Are you looking for ways to fix your sales emails without having to throw the whole sequence out?
Rest assured that even business owners with the most engaged lists and consistent sales don’t always hit their sales goals with email.
It’s not because the writing is bad!
It’s not because the offer isn’t good.
The truth is that there are a thousand reasons why some promotions do better than others, but that doesn’t mean you shouldn’t go back and fix your sales emails based on the data you collect from the promotion. You should!
Here’s how to troubleshoot your emails, so you don’t have to throw the whole email or, gasp!, the entire sequence away.
1. Revise subject lines
Take a look at the top performing and bottom performing subject lines of the sales sequence. What worked well? What didn’t?
A recent review of a sequence gave us this insight into the subject line’s effectiveness for our audience:
Ask questions using Voice of Customer
Create intrigue and use ellipsis
Personalize the subject line towards the end of the sequence (use sparingly or it will lose its effectiveness)
Flatter the reader
Use scarcity (only when true and authentic!)
If you’re at a loss for ideas, check out this HubSpot post for a long list of subject line ideas.
2. Placement of CTAs
Your calls to action help you accomplish your #1 goal of your sales email– whether it be to click over to the sales page or to simply hit reply. So it’s important to approach the placement strategically.
Open up your emails and take note of the following: Where did you place your calls to action to ‘buy now’ or ‘click here to see if this is the right fit for you’? How many did you include?
There are generally a few types of readers and I’m including where the CTA should be placed for each:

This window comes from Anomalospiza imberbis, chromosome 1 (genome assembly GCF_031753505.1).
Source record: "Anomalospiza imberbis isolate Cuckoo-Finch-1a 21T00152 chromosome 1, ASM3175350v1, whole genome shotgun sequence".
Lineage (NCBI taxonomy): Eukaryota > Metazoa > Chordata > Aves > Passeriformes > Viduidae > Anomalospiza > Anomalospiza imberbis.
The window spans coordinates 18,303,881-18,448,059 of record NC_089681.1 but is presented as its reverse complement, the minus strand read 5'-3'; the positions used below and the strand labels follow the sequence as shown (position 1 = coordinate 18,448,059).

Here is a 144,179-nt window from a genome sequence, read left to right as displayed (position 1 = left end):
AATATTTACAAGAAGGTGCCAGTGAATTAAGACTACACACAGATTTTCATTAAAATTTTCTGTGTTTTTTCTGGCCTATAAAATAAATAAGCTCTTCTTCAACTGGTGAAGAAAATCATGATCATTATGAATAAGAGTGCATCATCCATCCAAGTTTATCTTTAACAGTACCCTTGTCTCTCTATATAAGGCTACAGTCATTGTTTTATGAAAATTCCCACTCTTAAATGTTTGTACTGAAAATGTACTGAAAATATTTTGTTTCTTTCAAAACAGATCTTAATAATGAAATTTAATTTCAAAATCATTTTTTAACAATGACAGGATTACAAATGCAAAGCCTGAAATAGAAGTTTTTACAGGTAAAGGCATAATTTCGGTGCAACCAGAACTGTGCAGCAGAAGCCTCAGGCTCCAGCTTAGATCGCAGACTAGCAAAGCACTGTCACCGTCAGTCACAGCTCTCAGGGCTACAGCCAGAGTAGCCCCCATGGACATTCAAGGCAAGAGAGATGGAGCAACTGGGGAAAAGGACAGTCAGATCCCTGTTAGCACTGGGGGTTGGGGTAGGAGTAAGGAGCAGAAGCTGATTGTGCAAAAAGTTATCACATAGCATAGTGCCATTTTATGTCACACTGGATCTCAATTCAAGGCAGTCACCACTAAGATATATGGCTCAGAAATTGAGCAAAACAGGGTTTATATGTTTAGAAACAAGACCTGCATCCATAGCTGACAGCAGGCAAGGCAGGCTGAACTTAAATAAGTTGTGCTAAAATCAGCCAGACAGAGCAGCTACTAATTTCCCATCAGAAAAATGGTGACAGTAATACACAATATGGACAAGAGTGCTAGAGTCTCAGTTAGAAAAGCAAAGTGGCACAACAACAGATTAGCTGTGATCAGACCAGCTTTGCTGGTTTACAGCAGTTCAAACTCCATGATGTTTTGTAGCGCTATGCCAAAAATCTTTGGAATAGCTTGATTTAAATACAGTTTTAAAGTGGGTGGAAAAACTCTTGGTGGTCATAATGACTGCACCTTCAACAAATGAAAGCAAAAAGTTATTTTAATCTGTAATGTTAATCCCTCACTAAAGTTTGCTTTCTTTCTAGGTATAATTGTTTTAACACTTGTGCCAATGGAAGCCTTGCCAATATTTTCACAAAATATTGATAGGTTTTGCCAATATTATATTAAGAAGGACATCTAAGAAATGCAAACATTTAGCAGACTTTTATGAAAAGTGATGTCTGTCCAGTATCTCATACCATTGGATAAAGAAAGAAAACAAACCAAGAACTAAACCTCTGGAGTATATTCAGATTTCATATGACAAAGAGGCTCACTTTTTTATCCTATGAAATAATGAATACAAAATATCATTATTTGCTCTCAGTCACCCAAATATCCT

Those who click the first link – first third of the email before you have to scroll
Those who need a little bit of nurturing – mid-way through the email where it makes sense and flows naturally
Those who read every little detail – include another CTA as you close out the email or in the P.S.
That’s a total of 3 CTAs for a mid-length email, and no, it’s not too many!
3. The Structure
When looking at the structure of your email, ask yourself these questions:
Does the body of the email start out with a strong hook?
Does each line feed into the next so you’re drawing the reader down the page?
How about your segue to the sale? Do you make it seamless with a transition phrase to tie the first half of the email to the last half?
While the content of your email is important, there’s a proven structure to a successful sales email: hook->intro-> segue-> body-> segue-> CTA-> closing.
When you follow this framework, you’ll find that writing and reading your emails becomes that much easier and more engaging.
4. Voice of Customer
Have you used enough Voice of Customer throughout the email? Click here to learn more about these essential part of making the sale with your clients.
If you’re short on time, here’s the takeaway: use as many of the words and phrases your customers use when they speak about their challenges and desires as you possibly can.
When you speak their language, they’ll be compelled to take the next step with you. It’s not about mind games, either — it’s about meeting them where they are by acknowledging their needs.
Readability is often overlooked because there’s so much heavy-lifting to do with a sales email, but it’s another crucial part of any piece of copy, especially when you need the reader to take action.
Here are some tips:
Space out your paragraphs and use bolding to highlight the sentences you most want the reader to read.
Use Grammarly and Hemingway app to test out how your writing reads and whether your grammar checks out.
Test out your email and the links to your sales page or website to ensure everything is working.
Finally, read your email aloud to see if it flows naturally to you. You can also use an app that reads your text for you so you can hear how it sounds from another source.
Summing It All Up – Fix Your Sales Emails
Don’t give up on a sales email sequence that doesn’t meet your goals.
Instead, save time, energy and money by figuring out how to fix your sales emails to perform better the next time around. Your audit, where you go through each of the 5 points above, will give you valuable information about your readers that will serve you well for every email you write going forward.
Interested in learning more about how to plan, structure and write a sales email that actually works (aka sells!)? Download one of my free resources here and you’ll automatically get my new free guide delivered to your inbox — hot of the press!